Sports analogies work well in business since teamwork is essential for success in both. Effective teamwork can make the difference between life and death for a company. In sports, as a rugby fan, I know that while death on the pitch is unlikely, a broken bone or two isn’t out of the question.
Selling is pivotal to overall success, and technology is migrating the responsibility of sales from just one team to the entire organization. Today, companies of all sizes in all industries have the potential to boost sales power without making additional hires. All it takes is encouraging each and every team member, regardless of title or department, to adopt a “sales mindset.”
Bending the company culture toward sales is easier than it sounds and more uplifting and fun than most nonsales people might expect. Given that over the last two years so many aspects of business have changed, there’s no better time to redefine this term and invite everyone in your company to take part. Sales is all about solving customers’ problems, meeting customers’ needs and being rewarded with revenue—who wouldn’t want to do their part to help accomplish that?
Here are six tips to help your business adopt the team sport ethos across your company.
1. Each employee can (and should) be a sales ambassador.
In B2B sales, it used to be that the salesperson was the face of the brand to the customer. These days, buyers have an average of 27 interactions over the course of a buying journey, many of them self-guided. The number of interactions and the number of contacts influencing those interactions continues to rise. Each and every employee engagement affects how the company brand is expressed, shared, displayed and personified. Every employee must consider their role in the sales process.
2. Remote work enables an influencer mindset.
Up until two years ago, company headquarters gave businesses a physical footprint and natural lead source from word-of-mouth. This is no longer the case with fully remote and hybrid teams. The gain is that each and every digital touchpoint—email, text, Zoom, social media—opens a potential connection between your company and customers. As employees begin to increase their local mobility, help them become geo-distributed ambassadors, possibly with localized messaging, local communities and events or simply encouraging them to don logo-branded swag.
3. Executive teams must set the tone.
Your company’s executive team is invaluable in demonstrating a culture where sales means more than asking for an order. Executive teams that effectively and organically deliver the company’s story and messaging will set the example, not only to audiences outside the business but to your employees as well.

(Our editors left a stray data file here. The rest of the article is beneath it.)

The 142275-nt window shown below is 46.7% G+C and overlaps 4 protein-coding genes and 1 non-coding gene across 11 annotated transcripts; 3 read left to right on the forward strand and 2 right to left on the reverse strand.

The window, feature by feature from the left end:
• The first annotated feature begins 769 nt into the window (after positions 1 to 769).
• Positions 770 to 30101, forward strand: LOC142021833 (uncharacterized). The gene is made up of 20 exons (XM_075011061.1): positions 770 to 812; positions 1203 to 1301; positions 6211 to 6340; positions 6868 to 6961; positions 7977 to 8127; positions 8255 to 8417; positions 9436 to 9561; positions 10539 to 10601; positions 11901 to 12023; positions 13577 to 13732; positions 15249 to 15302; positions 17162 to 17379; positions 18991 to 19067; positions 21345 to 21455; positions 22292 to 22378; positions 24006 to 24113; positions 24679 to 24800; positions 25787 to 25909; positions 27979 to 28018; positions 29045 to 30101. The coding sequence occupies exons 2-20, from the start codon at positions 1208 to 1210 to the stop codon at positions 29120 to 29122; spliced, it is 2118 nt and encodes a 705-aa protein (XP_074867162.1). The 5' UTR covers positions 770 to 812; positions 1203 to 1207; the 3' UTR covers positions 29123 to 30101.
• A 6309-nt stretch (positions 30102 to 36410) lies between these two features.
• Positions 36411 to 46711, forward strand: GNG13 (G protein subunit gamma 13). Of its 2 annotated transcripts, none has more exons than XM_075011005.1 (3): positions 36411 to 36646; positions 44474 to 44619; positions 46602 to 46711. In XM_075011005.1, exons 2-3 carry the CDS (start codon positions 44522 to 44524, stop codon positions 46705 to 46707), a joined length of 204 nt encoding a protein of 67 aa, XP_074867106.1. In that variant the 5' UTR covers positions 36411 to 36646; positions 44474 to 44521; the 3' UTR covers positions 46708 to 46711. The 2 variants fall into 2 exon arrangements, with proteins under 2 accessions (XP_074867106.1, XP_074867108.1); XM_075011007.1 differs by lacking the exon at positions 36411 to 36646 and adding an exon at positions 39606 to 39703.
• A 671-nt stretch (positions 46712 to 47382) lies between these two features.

When product developers see the general manager of engineering sharing feature updates on social media or CPAs observe a vice president of finance telling the company story at a conference, the message is two-fold: It’s everyone’s responsibility to tell the story and to tell it well. Only when every executive knows the elevator pitch can you expect it from all employees.
4. Human resources is second in line to the sales team.
The human resources (HR) team has more outside contact than any other functional role in the company, with the exception of sales. HR’s most obvious impact on sales is its role in recruiting for open sales positions, but it’s more nuanced than that. Candidates whom the company doesn’t hire may become customers down the line. No one has a better opportunity to make a great company impression on a stranger than an HR professional interviewing a candidate for a job.
5. Superior customer service = word-of-mouth = more sales.
Customer experience is everything. It’s no surprise that renewal and expansion of an existing customer base is the most efficient way to grow a business. The best contact to sell to is one who is happily buying from the company and will spread the word as a satisfied customer. So, while existing customers are not part of your company, they are still a crucial part of the sales “team.”
6. Marketing and sales alignment makes or breaks the organization.
Some of the best marketers have been in sales roles early in their careers and vice versa. Companies where sales and marketing are aligned experience 19% faster growth and 15% higher profitability. With the growing popularity of Account-Based Marketing (ABM), many B2B marketers are either piloting or launching full-scale ABM programs to target and engage buyers. Within the ABM framework, sales and marketing professionals work in steps to identify target accounts, monitor accounts for in-market signals, provide relevant content recommendations and conduct timely outreach. Ensuring that real-time metrics are shared, preferably on the same platform, is necessary. With ABM, now more than ever, marketers are in a sales mindset.
By committing to a sales mindset and the notion that it is the responsibility of every employee to wear their sales hat, businesses will be better positioned for growth and profitability. The bottom line is that every interaction should be treated as if it is a sales call—regardless of whether or not your job description includes the word “sales.”
I’ll close with this quote from one of the best, Zig Ziglar:
“I have always said that everyone is in sales. Maybe you don’t hold the title of salesperson, but if the business you are in requires you to deal with people, you, my friend, are in sales.”